Validation, verification, and calibration all share the common goal of ensuring a process is working as intended. Here, we discuss these three interrelated but distinct processes and detail how to go about validating, verifying, or calibrating your system.
At a basic level, the three terms may be defined as follows:
The outputs of a process are checked by the user to certify that the expected standard has been with upheld during the validation period. Usually an external organization will uphold the standard, but there may also be internal requirements to meet the standard. Commonly, users are compelled to validate that stack gas outputs comply with EPA requirements in power plants and refineries.
Gauging parameters such as pressure or flow rate typically involves the insertion, temporarily, of a flow meter into a process. This task is part of the verification process, whereby the confirmation that a piece of equipment or a sup-process is working to the standard of the manufacturers technical design specifications as well as to confirm newly acquired instruments work correctly prior to installation. The undertaking of verification can also be completed during routine maintenance periods.
The process is the same for both Validation and Verification, despite both having distinct goals. Simply, the procedure is as follows: Read a value and check to see if it falls within a specified range. Portable mass flow meters are particularly well-suited for quick and easy validation and verification.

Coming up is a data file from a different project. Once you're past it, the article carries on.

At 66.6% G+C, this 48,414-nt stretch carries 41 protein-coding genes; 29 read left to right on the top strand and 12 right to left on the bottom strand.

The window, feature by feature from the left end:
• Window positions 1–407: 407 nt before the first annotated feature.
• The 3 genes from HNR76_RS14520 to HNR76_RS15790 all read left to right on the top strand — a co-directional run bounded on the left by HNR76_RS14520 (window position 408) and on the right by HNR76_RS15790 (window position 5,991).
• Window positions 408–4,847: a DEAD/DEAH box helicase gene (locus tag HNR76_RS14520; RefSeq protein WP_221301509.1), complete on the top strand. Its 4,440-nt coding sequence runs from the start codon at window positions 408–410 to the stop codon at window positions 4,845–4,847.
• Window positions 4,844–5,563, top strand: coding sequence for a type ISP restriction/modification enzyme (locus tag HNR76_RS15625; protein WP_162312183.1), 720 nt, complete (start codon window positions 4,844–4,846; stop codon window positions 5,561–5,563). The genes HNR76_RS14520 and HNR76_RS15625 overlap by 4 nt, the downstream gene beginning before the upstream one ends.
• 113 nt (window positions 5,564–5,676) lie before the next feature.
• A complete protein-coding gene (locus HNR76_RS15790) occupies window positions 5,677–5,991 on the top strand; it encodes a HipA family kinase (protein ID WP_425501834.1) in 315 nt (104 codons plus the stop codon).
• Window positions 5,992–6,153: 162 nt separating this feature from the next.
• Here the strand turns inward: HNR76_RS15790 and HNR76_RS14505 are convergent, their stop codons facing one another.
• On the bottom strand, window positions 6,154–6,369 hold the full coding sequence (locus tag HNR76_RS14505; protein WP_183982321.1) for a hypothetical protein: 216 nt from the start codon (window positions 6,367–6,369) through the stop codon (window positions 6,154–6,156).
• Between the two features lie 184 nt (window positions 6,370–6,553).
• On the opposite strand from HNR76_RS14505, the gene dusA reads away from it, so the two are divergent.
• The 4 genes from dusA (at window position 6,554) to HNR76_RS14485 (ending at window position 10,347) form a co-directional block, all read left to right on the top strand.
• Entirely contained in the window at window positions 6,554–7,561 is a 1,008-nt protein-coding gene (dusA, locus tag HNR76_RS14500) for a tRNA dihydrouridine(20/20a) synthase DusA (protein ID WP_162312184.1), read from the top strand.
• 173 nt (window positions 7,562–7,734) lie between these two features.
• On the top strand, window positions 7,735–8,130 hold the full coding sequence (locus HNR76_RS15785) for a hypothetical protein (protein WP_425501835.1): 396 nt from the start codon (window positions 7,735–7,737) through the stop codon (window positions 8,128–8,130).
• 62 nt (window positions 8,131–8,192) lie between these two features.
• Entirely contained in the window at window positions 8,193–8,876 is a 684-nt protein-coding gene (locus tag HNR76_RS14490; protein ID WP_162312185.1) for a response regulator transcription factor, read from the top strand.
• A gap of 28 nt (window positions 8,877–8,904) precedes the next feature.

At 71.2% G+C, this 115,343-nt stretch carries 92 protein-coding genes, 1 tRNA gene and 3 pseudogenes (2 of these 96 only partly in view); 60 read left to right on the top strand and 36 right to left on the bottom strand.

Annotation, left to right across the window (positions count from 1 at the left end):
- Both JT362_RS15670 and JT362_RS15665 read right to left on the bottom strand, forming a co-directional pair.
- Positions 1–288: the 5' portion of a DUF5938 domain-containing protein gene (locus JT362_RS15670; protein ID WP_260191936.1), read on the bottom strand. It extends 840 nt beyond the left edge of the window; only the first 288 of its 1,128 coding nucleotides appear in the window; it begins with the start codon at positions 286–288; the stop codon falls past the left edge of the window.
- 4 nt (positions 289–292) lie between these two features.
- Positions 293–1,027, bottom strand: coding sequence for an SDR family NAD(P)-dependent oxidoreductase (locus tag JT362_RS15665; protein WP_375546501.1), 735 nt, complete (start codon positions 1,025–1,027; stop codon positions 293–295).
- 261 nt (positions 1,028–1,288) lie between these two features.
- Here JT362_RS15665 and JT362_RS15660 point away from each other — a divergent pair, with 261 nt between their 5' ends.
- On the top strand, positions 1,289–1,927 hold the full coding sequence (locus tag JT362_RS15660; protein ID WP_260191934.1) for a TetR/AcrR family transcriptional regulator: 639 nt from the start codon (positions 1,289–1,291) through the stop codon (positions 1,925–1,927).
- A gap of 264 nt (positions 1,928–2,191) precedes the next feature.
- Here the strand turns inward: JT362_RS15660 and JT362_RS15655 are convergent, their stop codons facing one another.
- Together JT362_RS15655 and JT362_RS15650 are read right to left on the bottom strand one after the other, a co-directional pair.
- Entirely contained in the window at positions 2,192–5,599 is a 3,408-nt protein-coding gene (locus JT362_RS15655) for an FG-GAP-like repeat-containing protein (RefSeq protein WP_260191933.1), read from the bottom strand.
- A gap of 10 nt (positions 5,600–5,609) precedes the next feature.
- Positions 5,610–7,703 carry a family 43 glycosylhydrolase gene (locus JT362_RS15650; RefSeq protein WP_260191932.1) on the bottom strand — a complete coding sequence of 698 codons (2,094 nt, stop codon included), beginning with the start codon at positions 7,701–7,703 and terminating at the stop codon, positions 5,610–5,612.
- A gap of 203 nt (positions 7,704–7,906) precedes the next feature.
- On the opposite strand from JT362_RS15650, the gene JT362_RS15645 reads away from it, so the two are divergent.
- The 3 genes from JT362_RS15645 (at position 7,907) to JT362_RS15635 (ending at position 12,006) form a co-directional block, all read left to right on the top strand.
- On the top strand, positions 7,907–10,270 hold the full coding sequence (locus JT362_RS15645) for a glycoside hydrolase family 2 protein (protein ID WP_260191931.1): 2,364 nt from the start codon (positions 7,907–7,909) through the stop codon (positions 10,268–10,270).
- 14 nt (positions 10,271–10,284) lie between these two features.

In cases where the flow range of a single device isn’t quite enough, a portable calibration unit can be used. These units contain three high-accuracy battery-powered mass flow meters. Easy, swift verification of numerous process parts operating across a wide range of flow rates is what they are explicitly designed for.
In this two-step process, the user initially uses a calibration standard to confirm a flow value which then allows them to adjust the device undergoing testing to match the reading on the standard.
There are two types of standards:
Typically, Transfer standards are used instead of Primary standards due to the fact that Primary Standards are often highly expensive. For flow and pressure calibrations, Lab Unlimited’s high accuracy mass flow meters and pressure transducers can be used as transfer calibration standards.
It is crucial that both accuracy requirements and operating range are taken into consideration when determining which instruments to use for Calibration. A single mass flow meter can be used to calibrate devices. These instruments measure with NIST-traceable accuracy to ±0.5% of reading or ±0.1% of full scale and have a flow measurement range of 0.01% to 100% of full scale (10,000:1).
Our applications engineers are always available to discuss your application and determine which solution is best for your process validation, verification, or calibration needs.
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